He came down to deliver the bereavement notice of his mother, only to be given his termination letter. He was never granted the opportunity to be heard and had not been promoted for a period. In his plea he sought for reinstatement, to be paid for his redundancy and to claim all other benefits.

The head office in defence, claimed that the staff was posted to Wa as a senior industrial relations officer on December 22, 2016 and was paid GH¢600.00 to cater for his transportation to his new station.

He was further granted a salary advance of GH¢1,648.00 to assist him with his accommodation at his new station. The staff could have been given more but for his other loan commitments to his bankers and staff union credit scheme.

The staff, according to head office was at his new station from December 22, 2016 to March 19, 2017. He was back to Accra on March 21, 2017.

He had squandered GH¢2,500.00 meant for official business and brought an astronomical bill of GH¢16,613.00 in respect of accommodation and haulage, which head office declined to pay.

Head office placed an embargo on his salary account on April 26, 2017 for him to refund the amount he had squandered. The staff could not repay that amount and the embargo was lifted on May 31, 2017.

Head office, on humanitarian grounds, granted him another opportunity to either report to his new station or consider himself sacked. The staff never reported to Wa and so on September 18, 2017, his appointment was terminated.

This matter was put before the National Labour Commission on March 9, 2018, which after deliberating the issues, found out the staff was entitled to 90 days per diem for transfer or accommodation, which unfortunately was not paid him. This was at variance with Section 10 of the workplace’s Conditions of Service.

The Commission declared that the workplace should calculate and pay the staff, his outstanding leave if any and should submit to the Conditions of Service and pay the staff one month pay for each year, he served at the workplace.

This declaration was made on June 2, 2021 and reports alleged that this workplace is yet to submit to what the Commission had ask it to do; it had not paid the worker his due.

This is a case for the TUC to stand up and fight for that worker. How could a staff be transferred very far from home, a journey that can take half a day and about 696 kms, and given only GH¢600.00 and later given a salary advance, of GH¢1, 648.00 to sort himself out.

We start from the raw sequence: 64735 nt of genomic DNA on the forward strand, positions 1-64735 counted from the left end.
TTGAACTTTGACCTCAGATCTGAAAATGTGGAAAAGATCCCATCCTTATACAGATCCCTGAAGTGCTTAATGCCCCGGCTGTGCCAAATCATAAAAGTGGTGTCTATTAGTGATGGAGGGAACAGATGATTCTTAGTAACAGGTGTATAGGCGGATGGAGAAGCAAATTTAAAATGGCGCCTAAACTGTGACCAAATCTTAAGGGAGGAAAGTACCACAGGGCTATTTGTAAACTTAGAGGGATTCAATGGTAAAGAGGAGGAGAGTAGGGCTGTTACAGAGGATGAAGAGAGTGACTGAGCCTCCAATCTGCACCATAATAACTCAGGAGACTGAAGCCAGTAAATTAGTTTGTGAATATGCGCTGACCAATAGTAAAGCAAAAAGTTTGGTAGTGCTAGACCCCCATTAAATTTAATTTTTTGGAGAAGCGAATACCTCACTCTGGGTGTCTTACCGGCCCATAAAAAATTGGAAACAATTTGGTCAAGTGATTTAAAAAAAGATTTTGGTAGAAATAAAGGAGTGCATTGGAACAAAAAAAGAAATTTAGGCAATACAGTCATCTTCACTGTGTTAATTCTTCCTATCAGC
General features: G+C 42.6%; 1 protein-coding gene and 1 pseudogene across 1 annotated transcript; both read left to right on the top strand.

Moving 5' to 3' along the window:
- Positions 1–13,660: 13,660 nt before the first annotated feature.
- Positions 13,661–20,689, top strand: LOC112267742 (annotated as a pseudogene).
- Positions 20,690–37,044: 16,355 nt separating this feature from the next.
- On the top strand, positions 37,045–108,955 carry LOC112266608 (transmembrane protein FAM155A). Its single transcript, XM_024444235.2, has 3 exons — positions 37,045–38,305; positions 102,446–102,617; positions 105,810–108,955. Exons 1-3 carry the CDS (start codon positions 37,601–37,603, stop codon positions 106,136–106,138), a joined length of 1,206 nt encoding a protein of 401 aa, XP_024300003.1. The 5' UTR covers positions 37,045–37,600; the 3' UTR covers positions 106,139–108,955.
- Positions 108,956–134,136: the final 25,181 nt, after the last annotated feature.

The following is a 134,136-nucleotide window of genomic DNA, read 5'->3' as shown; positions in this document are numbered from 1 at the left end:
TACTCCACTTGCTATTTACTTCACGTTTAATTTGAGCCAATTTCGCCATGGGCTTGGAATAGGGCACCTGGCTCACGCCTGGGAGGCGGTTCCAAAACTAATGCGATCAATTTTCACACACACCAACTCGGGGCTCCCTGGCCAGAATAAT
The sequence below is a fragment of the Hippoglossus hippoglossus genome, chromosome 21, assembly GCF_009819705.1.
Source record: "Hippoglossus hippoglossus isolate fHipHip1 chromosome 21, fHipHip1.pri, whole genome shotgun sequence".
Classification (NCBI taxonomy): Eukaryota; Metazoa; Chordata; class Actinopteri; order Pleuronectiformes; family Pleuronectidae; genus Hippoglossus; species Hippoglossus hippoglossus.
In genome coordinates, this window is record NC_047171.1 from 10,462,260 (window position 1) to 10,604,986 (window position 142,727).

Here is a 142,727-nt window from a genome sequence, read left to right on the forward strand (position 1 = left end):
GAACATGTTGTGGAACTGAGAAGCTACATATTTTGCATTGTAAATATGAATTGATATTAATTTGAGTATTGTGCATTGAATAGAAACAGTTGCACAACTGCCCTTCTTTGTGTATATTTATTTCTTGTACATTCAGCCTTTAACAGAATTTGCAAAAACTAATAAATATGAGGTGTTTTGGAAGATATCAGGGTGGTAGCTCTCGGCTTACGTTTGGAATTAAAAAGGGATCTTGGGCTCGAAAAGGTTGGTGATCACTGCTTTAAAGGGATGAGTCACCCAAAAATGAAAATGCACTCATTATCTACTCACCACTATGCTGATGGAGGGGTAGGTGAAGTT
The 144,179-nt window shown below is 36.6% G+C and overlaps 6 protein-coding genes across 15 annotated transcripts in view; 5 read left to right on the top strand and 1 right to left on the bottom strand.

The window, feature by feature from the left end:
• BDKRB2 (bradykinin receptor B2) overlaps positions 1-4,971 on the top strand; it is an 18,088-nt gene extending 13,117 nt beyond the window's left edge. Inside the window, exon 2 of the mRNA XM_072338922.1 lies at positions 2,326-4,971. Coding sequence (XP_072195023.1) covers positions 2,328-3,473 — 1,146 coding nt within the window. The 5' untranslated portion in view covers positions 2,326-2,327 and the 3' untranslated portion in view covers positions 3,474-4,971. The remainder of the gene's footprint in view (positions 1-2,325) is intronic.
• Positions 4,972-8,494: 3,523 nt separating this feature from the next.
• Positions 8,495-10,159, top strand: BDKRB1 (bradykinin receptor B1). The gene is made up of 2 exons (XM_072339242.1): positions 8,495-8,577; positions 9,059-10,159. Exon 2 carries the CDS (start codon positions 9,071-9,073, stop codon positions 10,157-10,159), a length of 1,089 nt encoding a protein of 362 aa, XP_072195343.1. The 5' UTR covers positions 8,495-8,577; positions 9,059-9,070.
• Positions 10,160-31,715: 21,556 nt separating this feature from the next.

This means he was to take care of any expenses that would come out of that transfer. Meanwhile the work place knew, this poor worker should be given 90 days per diem at no cost to him.

The National Labour Commission clearly saw the mischief in the conduct of the workplace and came out with good judgment and declaration.

However, all this while, where is the TUC? In cases like this, the TUC would have held a press conference and would speak on air, about the rights of such a worker, drawing public sympathy to the worker and condemning the establishment.

Why is the TUC so quiet on this matter?

Ladies, gentlemen and others, good whatever to some of you. This account is a true one and the poor worker or complainant is called Peter Brew Jnr and the Local Government Workers Union is the respondent. Yes, a union is involved here so it may not be wise for the TUC to come out and condemn its own.

This is then, not fair. If the TUC and its unions could rise up and ask members to put on red bands and go on strike to protect the workers of other establishments, why could they not treat workers under their employment what they think is right and what they always stand for?

Recently, there have been calls for strikes and demonstrations in the air. With the way TUC and its unions treat their workers, I will suggest they stay out of any strike action or demonstrations against any establishment, especially, government.

The TUC and its unions no longer have any moral right to talk for workers because they treat their workers worse than what other workers face in other workplaces.

Peter Brew Jnr. has brewed the unions’ pot over and all can see what is in the pot.

Hon. Daniel Dugan